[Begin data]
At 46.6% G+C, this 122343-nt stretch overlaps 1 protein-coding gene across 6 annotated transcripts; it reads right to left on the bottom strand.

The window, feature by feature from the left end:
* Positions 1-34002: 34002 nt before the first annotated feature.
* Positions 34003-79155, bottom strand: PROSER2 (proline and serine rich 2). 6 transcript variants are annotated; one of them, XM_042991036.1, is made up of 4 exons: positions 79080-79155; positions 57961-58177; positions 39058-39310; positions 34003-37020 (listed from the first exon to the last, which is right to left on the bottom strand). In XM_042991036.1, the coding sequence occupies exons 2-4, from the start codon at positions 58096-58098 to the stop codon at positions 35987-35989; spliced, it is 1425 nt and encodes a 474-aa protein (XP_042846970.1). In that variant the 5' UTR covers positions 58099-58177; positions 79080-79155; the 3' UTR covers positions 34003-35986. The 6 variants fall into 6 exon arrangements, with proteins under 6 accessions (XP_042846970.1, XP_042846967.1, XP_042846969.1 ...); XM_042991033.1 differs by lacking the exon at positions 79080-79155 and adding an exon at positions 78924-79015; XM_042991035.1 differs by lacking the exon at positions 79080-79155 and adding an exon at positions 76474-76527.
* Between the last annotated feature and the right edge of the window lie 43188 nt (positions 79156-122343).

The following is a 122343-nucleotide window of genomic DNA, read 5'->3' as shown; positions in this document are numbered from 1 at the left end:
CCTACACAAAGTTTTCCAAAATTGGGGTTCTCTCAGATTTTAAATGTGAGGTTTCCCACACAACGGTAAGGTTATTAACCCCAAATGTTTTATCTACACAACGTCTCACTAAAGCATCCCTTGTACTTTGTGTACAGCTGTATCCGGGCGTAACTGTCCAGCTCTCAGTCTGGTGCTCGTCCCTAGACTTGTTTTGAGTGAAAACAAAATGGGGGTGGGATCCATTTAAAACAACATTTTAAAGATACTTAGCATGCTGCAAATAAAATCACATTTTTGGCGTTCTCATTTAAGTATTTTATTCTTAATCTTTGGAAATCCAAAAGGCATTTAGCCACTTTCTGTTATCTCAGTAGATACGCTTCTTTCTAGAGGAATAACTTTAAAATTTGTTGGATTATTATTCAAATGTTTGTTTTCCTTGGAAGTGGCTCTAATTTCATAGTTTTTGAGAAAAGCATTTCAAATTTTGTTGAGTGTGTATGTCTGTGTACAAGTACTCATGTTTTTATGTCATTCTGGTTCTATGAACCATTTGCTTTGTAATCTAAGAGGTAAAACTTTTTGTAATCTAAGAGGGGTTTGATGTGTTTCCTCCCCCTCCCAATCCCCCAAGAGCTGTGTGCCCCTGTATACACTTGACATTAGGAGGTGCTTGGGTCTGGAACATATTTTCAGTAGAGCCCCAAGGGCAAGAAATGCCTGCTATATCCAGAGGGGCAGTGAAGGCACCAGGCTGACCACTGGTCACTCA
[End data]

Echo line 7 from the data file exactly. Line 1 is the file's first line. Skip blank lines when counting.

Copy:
CCTACACAAAGTTTTCCAAAATTGGGGTTCTCTCAGATTTTAAATGTGAGGTTTCCCACACAACGGTAAGGTTATTAACCCCAAATGTTTTATCTACACAACGTCTCACTAAAGCATCCCTTGTACTTTGTGTACAGCTGTATCCGGGCGTAACTGTCCAGCTCTCAGTCTGGTGCTCGTCCCTAGACTTGTTTTGAGTGAAAACAAAATGGGGGTGGGATCCATTTAAAACAACATTTTAAAGATACTTAGCATGCTGCAAATAAAATCACATTTTTGGCGTTCTCATTTAAGTATTTTATTCTTAATCTTTGGAAATCCAAAAGGCATTTAGCCACTTTCTGTTATCTCAGTAGATACGCTTCTTTCTAGAGGAATAACTTTAAAATTTGTTGGATTATTATTCAAATGTTTGTTTTCCTTGGAAGTGGCTCTAATTTCATAGTTTTTGAGAAAAGCATTTCAAATTTTGTTGAGTGTGTATGTCTGTGTACAAGTACTCATGTTTTTATGTCATTCTGGTTCTATGAACCATTTGCTTTGTAATCTAAGAGGTAAAACTTTTTGTAATCTAAGAGGGGTTTGATGTGTTTCCTCCCCCTCCCAATCCCCCAAGAGCTGTGTGCCCCTGTATACACTTGACATTAGGAGGTGCTTGGGTCTGGAACATATTTTCAGTAGAGCCCCAAGGGCAAGAAATGCCTGCTATATCCAGAGGGGCAGTGAAGGCACCAGGCTGACCACTGGTCACTCA